Q: In June 2001, a Problem Clinic question was posed about the advisability of depositing concrete near the top of a 2:1 slope for a manure pit lining and letting it flow to the bottom. The questioner indicated that the slump was 2 to 3 inches. We responded that industry standard is to place concrete as near as possible to its final position that letting it slide or roll to the bottom of the slope could cause segregation and poor consolidation, especially around reinforcing steel. A contractor who actually does this work protested, stating that using conveyors or pumps to get the concrete to the bottom of the slope is cost-prohibitive and that they actually use 4.5-inch slump concrete that flows without noticeable segregation. We asked two industry experts for their thoughts on this situation.

A: Dick Miller, longtime concrete expert in California, responded, "I have looked up the original question and your answer, and I agree wholeheartedly. I feel it is risky to place concrete in this manner, especially without any type of vibration. The only type of successful placement I have observed similar to this is in concrete ditch linings, but that was done with a vibrating, traveling form. Since concrete exposed to manure is subjected to sulfate attack, as well as other chemicals, I would expect a short life. Durability would be my first concern. Because vibration is lacking, and therefore consolidation, plus the potential contamination from the subbase, I do not see this as a good method. The original question does not mention water-cementitious ratio, but I think ACI 201.2R should be followed." (ACI 201.2, "Guide to Durable Concrete," recommends for concrete subjected to moderate sulfate attack that the w/c ratio be kept at 0.50 and that Type II cement be used.)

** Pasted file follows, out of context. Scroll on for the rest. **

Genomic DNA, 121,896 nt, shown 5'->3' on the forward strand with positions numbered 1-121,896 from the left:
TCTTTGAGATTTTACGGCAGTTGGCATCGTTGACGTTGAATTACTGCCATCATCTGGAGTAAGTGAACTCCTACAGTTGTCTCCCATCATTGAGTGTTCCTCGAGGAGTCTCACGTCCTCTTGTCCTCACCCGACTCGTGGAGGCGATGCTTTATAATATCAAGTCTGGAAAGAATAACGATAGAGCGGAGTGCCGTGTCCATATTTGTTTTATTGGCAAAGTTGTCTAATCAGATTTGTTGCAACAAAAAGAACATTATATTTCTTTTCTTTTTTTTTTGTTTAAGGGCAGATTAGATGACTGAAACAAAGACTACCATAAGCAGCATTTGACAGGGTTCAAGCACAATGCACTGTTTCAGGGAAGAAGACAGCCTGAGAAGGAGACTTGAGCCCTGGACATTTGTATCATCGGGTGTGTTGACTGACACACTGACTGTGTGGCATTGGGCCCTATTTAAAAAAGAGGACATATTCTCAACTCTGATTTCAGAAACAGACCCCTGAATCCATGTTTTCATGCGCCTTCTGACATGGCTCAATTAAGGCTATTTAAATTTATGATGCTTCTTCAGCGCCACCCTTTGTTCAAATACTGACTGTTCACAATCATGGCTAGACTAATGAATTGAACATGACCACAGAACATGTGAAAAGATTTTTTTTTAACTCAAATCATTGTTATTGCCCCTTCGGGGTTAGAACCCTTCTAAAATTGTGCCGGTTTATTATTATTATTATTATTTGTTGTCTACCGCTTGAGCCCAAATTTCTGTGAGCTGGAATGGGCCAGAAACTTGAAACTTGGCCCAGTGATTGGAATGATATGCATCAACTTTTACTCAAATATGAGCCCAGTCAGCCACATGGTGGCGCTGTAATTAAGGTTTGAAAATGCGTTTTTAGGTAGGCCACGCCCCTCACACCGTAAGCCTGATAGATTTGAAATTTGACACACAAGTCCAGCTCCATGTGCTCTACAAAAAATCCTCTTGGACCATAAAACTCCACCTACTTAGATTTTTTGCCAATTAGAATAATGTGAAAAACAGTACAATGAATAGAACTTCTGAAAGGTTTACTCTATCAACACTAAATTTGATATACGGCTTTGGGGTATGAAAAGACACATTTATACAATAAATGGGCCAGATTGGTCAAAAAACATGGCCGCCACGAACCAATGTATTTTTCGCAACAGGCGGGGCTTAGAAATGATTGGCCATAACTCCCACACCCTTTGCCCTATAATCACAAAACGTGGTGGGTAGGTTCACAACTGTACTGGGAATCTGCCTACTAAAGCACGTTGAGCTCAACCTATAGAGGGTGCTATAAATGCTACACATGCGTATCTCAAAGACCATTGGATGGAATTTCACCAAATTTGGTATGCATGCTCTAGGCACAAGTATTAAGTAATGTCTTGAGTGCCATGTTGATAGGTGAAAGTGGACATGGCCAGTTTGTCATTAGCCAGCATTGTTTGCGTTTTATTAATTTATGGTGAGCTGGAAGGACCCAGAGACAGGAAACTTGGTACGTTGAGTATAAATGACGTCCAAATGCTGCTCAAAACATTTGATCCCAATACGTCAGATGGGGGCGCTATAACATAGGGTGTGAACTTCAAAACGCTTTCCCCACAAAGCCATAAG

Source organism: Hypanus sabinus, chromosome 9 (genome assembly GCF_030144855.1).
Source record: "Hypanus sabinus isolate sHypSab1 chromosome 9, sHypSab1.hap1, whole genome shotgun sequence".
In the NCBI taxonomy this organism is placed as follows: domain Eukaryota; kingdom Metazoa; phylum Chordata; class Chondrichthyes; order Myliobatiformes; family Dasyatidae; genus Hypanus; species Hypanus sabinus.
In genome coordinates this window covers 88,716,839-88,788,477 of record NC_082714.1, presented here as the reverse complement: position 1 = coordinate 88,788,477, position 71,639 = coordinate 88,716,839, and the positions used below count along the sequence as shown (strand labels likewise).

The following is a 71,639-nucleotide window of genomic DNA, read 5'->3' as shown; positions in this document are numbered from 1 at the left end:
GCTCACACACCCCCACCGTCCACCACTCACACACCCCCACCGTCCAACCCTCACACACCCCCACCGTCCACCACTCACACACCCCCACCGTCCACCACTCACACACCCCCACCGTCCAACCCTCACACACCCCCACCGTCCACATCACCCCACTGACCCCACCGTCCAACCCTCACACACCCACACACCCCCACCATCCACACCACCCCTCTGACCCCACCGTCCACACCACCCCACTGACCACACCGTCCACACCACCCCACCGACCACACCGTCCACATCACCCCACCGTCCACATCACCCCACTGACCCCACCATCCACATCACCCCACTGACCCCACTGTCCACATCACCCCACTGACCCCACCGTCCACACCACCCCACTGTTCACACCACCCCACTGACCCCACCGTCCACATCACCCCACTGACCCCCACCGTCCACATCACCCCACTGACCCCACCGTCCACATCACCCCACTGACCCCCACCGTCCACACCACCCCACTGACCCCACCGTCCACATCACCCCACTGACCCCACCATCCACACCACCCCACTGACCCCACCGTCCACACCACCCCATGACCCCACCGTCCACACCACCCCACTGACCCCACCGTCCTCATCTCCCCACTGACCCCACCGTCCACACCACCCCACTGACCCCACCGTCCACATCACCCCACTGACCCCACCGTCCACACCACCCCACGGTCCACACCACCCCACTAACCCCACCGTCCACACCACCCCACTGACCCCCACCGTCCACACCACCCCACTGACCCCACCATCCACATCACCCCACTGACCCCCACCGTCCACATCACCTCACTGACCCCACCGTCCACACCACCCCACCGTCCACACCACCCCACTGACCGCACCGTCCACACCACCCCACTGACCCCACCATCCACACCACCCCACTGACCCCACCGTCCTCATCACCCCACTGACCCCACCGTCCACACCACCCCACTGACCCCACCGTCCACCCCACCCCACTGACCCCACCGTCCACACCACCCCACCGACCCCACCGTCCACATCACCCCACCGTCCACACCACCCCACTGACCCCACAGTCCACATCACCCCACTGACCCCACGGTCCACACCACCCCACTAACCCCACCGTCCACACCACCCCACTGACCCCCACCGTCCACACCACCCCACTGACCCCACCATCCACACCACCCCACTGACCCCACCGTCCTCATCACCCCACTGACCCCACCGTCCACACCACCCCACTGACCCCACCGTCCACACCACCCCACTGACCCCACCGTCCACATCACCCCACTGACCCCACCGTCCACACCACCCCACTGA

On the other hand, Bruce Suprenant with Baker Concrete takes a more performance-based approach by recommending that the contractor try to prove his point by coring through a bar. "If the core density is uniform, with few or no voids, and the concrete is consolidated around the bar, then his placing method is not creating a segregation or bond issue. He can show that to the inspector, or ask the inspector where to core. Placing the concrete as close as possible to the final position may eliminate segregation and bond issues or it may not. This slope is about 22 degrees with rebar. It's difficult to say how much sliding there will be without watching it. And, even if there's sliding, it does not necessarily mean segregation. Think of a wall pour concrete is always sliding somewhere. Core ... core ... core ... core .... someone will then win the argument either the contractor or the inspector. It will cost about $500 for the core."